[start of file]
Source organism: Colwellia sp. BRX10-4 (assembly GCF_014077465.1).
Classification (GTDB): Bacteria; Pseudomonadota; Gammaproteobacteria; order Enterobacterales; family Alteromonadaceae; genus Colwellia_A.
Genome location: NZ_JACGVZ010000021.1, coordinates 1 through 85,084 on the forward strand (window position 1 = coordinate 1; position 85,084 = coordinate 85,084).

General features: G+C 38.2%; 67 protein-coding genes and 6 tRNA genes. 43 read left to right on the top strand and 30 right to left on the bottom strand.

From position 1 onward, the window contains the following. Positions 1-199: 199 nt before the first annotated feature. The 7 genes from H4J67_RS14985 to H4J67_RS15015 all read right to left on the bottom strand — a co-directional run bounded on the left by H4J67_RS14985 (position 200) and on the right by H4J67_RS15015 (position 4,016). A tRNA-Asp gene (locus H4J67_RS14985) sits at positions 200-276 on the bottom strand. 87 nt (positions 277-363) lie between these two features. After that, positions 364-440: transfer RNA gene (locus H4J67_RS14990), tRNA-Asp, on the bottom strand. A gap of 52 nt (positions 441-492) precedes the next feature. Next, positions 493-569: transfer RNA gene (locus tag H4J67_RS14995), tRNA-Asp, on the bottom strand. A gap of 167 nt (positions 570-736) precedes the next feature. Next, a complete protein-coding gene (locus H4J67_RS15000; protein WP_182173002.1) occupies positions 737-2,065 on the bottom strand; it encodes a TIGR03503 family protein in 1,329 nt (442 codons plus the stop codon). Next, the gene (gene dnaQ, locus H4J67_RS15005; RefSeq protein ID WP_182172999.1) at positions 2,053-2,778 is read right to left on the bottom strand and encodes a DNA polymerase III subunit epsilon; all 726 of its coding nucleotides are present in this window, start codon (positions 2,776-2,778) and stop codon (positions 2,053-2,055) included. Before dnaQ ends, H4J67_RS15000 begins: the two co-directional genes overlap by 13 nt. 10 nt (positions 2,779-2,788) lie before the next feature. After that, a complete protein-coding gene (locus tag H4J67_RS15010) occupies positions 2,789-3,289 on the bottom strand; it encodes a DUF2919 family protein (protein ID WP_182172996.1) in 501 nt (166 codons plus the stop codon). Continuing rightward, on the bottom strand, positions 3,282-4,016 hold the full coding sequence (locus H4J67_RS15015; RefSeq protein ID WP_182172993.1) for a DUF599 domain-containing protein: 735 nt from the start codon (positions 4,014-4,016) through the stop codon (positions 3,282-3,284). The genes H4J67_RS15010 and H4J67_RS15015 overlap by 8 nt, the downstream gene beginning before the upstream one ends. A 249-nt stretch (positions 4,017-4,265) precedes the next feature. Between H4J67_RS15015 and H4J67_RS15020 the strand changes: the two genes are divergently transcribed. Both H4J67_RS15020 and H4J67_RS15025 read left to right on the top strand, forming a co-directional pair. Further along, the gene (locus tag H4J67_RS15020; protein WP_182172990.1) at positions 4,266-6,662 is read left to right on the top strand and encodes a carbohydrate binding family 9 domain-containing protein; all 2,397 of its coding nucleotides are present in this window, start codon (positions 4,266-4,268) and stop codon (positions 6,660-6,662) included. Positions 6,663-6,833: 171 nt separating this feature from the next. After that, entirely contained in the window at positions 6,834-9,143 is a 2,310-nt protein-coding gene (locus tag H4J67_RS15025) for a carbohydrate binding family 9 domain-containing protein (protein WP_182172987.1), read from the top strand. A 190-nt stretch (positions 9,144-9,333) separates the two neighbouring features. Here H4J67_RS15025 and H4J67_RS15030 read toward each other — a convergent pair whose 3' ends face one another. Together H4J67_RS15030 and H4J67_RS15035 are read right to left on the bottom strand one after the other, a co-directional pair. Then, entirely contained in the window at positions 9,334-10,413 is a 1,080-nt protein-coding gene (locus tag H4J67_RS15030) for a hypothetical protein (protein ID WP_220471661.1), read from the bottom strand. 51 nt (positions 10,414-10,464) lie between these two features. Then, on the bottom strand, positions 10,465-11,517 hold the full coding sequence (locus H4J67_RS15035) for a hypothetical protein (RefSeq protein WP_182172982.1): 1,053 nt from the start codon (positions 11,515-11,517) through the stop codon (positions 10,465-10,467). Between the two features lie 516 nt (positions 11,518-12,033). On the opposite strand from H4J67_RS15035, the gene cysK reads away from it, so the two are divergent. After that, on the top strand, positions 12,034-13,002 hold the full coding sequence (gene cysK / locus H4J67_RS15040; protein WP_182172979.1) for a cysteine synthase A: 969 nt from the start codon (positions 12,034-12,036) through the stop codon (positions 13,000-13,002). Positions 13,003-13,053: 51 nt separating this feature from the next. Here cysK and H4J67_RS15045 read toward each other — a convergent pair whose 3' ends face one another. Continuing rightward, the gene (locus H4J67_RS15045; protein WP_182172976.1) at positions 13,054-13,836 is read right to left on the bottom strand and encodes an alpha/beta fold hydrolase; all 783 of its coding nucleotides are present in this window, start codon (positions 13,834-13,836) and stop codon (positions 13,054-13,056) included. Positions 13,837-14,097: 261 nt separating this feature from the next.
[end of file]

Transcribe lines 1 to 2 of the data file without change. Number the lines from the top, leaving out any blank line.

Source organism: Colwellia sp. BRX10-4 (assembly GCF_014077465.1).
Classification (GTDB): Bacteria; Pseudomonadota; Gammaproteobacteria; order Enterobacterales; family Alteromonadaceae; genus Colwellia_A.